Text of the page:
Through his study of gases, John Dalton arrived at some of the most important theoretical concepts in modern chemistry. He established a system whereby relative particle weights can be obtained from available chemical data. In addition, he devised a simple system of rules for chemical combination. Dalton also provided a framework for a system of atomic symbolism. His atomic theory is very useful for explaining a wide variety of physical and chemical phenomena.
Some have called John Dalton the father of the atomic theory of chemistry (1:83). His exact birth date is unknown. By his death in 1844 at the age 78, Dalton had devised some of the most fundamental ideas of modern chemistry (3:984). Indeed, many view the scientist as one of the founders of modern chemistry.
John Dalton was not the first investigator to hypothesize on the atomic nature of matter. Early nineteenth century atomistic ideas can be traced back several centuries. However, while atomism may be "as old as the Greeks," it wasn't until 1417 that the concepts were reintroduced to European thought. That year marked the rediscovery of Lucretius' philosophical exposition, De rerum natura. By the late sixteenth century, this poem on atomism had been widely disseminated. By the eighteenth century, atomic ideas were commonplace. While such concepts were often vague and rarely quantified, they did attract the attention of chemists (4:106-121).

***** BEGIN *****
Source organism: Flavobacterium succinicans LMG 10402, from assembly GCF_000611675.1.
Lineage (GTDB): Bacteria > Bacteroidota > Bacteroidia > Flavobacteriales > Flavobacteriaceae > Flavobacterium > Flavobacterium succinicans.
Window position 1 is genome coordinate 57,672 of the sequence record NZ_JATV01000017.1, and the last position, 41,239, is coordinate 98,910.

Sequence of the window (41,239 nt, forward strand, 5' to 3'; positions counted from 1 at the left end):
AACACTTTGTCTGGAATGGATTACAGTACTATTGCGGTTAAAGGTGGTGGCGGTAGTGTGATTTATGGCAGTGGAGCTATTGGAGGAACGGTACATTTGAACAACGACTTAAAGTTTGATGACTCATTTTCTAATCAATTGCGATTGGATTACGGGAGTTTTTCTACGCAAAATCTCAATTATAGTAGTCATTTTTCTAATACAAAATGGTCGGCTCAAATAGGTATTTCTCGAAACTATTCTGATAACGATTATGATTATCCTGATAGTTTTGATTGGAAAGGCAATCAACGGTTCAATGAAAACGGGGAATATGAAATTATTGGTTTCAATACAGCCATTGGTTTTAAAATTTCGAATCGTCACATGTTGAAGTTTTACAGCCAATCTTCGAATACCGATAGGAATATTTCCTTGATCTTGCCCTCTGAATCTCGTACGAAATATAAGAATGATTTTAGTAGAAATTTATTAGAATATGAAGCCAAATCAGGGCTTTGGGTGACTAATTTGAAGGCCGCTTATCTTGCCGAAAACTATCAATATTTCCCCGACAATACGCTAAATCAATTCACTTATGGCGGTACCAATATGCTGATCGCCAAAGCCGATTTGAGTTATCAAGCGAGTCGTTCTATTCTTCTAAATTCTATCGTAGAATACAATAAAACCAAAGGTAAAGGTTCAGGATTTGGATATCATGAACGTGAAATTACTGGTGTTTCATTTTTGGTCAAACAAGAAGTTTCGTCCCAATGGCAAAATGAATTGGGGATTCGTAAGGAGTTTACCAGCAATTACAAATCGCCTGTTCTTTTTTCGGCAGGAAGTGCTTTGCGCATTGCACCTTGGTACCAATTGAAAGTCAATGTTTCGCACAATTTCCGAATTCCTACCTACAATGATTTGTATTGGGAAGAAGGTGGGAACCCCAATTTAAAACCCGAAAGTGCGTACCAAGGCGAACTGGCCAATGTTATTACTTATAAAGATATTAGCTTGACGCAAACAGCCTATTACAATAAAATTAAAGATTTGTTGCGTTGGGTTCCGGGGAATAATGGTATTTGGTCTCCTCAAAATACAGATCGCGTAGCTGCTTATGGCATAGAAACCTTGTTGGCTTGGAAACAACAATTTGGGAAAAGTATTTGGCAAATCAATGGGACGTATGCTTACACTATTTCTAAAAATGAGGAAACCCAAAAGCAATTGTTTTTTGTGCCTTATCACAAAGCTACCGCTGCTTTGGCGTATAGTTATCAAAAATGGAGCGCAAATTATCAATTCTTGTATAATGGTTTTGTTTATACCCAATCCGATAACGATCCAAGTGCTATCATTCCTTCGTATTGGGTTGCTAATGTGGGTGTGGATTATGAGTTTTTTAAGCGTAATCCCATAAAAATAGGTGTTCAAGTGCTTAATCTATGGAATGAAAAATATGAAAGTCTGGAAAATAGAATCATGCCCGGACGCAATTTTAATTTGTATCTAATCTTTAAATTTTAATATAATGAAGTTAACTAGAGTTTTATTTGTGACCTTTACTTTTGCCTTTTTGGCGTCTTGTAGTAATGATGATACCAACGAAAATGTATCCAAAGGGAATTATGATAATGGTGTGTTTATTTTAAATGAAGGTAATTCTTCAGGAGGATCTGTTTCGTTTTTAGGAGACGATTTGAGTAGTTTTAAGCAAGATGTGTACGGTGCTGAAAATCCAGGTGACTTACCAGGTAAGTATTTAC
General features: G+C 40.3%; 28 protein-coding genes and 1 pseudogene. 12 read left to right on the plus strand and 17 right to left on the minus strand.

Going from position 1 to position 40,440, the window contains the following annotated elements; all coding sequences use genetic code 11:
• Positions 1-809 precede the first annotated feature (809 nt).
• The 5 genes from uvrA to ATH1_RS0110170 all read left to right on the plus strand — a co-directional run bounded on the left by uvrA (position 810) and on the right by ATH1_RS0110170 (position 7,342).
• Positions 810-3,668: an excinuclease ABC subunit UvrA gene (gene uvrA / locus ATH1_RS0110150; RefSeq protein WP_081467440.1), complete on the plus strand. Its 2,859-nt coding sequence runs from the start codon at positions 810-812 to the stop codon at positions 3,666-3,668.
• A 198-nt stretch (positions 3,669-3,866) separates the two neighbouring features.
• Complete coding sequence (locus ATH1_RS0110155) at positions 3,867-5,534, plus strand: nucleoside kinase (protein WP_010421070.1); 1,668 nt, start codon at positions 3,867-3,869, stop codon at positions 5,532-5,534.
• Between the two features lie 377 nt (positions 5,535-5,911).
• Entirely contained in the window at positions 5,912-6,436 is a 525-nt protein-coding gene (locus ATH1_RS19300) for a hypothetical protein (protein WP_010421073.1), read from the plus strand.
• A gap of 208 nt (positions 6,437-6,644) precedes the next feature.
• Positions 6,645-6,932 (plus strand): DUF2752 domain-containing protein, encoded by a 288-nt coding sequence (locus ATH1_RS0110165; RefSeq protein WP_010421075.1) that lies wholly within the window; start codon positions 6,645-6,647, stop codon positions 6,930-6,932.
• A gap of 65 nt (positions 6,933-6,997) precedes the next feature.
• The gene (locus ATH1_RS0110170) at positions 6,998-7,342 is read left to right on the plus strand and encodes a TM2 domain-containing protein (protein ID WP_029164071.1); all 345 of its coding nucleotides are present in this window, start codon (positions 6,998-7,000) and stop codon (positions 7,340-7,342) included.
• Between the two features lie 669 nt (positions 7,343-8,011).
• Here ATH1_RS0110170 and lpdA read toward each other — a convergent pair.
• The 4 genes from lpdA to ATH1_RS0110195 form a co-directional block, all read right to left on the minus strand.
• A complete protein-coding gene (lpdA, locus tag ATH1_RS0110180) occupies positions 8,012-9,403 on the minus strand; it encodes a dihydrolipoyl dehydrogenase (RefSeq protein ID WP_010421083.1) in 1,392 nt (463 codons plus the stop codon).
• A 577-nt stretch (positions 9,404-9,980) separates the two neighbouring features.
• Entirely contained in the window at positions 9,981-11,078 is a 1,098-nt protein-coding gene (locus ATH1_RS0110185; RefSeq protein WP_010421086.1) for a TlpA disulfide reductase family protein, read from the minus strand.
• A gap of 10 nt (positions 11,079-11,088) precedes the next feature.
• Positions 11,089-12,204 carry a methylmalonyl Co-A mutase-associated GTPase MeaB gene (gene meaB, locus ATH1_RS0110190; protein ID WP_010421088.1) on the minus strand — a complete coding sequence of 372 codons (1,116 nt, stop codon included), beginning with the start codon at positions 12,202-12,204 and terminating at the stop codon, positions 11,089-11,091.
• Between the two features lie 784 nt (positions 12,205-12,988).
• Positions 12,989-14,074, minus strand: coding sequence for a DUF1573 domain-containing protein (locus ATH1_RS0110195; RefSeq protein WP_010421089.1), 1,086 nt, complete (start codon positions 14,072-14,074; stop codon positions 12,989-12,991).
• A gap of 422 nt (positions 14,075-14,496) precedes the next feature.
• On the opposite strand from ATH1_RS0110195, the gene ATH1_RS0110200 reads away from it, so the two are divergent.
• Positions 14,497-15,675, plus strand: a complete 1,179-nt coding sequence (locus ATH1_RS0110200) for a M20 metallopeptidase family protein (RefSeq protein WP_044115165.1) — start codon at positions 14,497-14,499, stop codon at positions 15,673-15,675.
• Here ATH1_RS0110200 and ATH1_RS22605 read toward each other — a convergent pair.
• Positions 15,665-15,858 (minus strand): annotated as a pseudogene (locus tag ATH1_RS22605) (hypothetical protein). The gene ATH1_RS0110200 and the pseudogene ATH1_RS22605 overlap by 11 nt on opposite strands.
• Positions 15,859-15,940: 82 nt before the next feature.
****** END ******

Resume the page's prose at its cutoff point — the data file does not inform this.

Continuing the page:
Improvements in chemical technique and experimental apparatus from the seventeenth century onwards provided investigators with considerable chemical information. This progress, however, also created the need for unifying principles. As more data became available, chemists looked for a simple, predictive system of organization. Although ideas about the particulate nature of matter were widely accepted, scientists still required techniques for dealing quantitatively with both individual chemical elements an...